Demand Side Response: Putting consumers in the driving seat

For the UK’s to achieve the ambitious target of Net Zero carbon emissions by 2050, our energy system must become cleaner, smarter and more flexible.

The Department for Business, Energy and Industrial Strategy committed up to £9.78 million of funding through the Flexibly-Responsive Energy Delivery (FRED) programme, to support innovative domestic Demand Side Response (DSR) demonstration projects.

Energy Systems Catapult is working with Evergreen Smart Powermyenergi, and Swansea University to understand the potential of DSR technology.

Demand Side Response

Demand-side response (DSR) uses smart technologies to increasing consumer demand for energy when supplies are high or reduce demand when supplies are low.

Innovative digital platforms can  reduce consumer demand at times of peak energy consumption or take advantage of times of excess renewable generation by working with smart technologies such energy storage, heat pumps and electric vehicles (EVs).

EVs could offer valuable capacity to balance the grid as more people start to drive them in the future. However, consumers will reject DSR if it prevents them using their cars as they want to – it needs to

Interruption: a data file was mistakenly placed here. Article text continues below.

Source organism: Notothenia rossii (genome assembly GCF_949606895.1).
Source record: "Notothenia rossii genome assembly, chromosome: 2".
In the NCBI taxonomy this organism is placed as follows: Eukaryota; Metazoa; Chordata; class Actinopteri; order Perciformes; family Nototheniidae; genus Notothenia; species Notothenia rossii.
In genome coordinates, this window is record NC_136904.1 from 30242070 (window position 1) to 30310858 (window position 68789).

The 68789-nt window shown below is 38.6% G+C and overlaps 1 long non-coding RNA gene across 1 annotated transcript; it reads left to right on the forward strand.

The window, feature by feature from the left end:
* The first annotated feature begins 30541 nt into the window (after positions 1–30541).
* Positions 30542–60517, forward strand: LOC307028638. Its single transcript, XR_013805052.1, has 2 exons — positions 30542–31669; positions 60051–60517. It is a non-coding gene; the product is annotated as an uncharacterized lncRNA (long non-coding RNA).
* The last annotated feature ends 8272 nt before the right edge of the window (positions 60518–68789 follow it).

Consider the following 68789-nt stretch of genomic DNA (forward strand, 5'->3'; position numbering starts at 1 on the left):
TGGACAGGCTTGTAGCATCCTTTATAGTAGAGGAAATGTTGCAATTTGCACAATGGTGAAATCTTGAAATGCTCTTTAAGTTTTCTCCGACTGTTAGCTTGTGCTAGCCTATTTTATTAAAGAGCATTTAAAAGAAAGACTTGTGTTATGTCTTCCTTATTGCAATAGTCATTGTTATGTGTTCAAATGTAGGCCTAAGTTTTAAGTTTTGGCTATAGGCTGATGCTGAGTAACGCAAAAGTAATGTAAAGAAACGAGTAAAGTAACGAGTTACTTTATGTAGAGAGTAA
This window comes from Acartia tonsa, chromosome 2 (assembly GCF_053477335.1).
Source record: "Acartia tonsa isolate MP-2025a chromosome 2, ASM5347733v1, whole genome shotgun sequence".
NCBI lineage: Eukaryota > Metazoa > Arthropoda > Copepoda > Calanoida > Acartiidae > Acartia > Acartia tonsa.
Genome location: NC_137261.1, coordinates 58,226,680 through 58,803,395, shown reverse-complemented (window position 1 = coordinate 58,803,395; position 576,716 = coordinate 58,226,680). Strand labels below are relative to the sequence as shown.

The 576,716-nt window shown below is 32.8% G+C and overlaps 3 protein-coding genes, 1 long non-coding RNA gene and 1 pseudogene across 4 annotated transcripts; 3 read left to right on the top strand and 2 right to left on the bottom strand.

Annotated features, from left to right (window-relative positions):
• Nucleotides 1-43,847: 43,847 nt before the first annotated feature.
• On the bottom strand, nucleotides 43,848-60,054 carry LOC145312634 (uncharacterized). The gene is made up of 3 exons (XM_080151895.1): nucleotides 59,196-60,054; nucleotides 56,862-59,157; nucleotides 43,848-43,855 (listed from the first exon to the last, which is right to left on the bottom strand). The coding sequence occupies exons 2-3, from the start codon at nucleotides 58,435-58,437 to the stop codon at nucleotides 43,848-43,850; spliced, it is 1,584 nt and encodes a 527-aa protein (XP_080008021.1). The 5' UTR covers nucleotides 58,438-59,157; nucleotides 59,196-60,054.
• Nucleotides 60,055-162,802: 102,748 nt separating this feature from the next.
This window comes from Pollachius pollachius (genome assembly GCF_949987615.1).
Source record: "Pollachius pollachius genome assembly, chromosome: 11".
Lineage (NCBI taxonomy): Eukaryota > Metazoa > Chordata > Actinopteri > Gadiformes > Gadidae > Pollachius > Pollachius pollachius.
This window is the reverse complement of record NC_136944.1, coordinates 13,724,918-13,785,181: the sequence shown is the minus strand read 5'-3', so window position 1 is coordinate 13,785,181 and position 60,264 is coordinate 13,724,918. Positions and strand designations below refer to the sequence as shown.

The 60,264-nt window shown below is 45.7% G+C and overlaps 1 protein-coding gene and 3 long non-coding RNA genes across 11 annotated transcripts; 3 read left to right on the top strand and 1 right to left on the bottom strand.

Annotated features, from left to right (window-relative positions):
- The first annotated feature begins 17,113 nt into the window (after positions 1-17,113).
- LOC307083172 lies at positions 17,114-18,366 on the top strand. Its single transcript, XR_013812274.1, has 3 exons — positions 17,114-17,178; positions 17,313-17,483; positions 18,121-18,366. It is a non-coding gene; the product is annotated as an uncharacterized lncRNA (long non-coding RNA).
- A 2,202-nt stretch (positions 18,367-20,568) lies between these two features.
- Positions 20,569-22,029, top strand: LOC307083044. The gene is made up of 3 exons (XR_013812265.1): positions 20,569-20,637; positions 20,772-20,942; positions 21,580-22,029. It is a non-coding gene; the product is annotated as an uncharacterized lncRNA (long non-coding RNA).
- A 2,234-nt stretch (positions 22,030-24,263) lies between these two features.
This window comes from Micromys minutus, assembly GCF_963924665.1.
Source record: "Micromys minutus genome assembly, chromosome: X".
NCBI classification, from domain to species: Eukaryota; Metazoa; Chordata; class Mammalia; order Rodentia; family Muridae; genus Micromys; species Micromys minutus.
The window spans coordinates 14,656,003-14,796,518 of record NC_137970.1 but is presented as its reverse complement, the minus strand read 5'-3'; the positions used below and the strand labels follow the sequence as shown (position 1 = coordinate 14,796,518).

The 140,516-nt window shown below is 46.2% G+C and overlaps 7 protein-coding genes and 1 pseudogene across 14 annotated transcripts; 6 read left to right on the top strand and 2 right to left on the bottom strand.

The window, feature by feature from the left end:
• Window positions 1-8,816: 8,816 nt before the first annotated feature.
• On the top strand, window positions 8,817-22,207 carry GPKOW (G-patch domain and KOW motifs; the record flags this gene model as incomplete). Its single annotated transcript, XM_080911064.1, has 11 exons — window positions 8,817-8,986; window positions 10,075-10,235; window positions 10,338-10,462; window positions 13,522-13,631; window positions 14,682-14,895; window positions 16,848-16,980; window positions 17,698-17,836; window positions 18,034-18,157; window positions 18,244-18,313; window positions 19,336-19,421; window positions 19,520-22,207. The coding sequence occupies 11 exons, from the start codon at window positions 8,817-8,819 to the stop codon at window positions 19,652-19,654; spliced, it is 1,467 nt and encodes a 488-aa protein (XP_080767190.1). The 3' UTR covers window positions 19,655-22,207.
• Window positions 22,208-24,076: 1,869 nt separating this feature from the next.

be designed to fit into their daily lives.

Flexibly-Responsive Energy Delivery trial

The FRED trial is testing a digital platform developed by Evergreen Smart Power which integrates with smart technologies, such as electric vehicle charging or smart hot water tanks, to manage electricity demand in real time based on price signals from the electricity grid.

The Evergreen platform works with myenergi’s zappi, a smart EV charger that can also use power from the electricity grid or from household solar panels (if consumers have them) to charge their electric vehicle.

zappi allows consumers to manage how their car is charged. For example, by scheduling the vehicle to begin charging at a certain time of day or night, by specifying the number of kWh they want delivered to the car or the level of charge they want in the battery.

Energy Systems Catapult is gathering insights about consumers’ expectations, understanding and experiences of this flexible approach to energy consumption.

Key points

Insights into how consumers use and charge their Electric Vehicles (EVs) is needed to design a DSR service that people will buy into.

This research fills that gap in two parts; firstly, understanding what consumers want when they charge their EVs and secondly, how a select group of FRED triallists have reacted to DSR events within the trial.

Key findings from the report, Demand Side Response: Putting consumers in the driving seat, include:

  • Consumers are different – for any DSR service to be successful the service provider needs to understand consumers’ varying preferences around control and convenience and factor these into how DSR is delivered
  • Cost is just one of many things that influence when and how people charge their EVs – people also consider the level of charge they need (and are comfortable with), how ‘green’ the electricity is that they are charging with, battery health, other things they are using power for in their homes, to name a few.

Read the report

Demand Side Response: Putting consumers in the driving seat

Consumer Insight and Proposition Design

Helping innovators to research, design and test innovative products, services and business models with consumers.

Find out more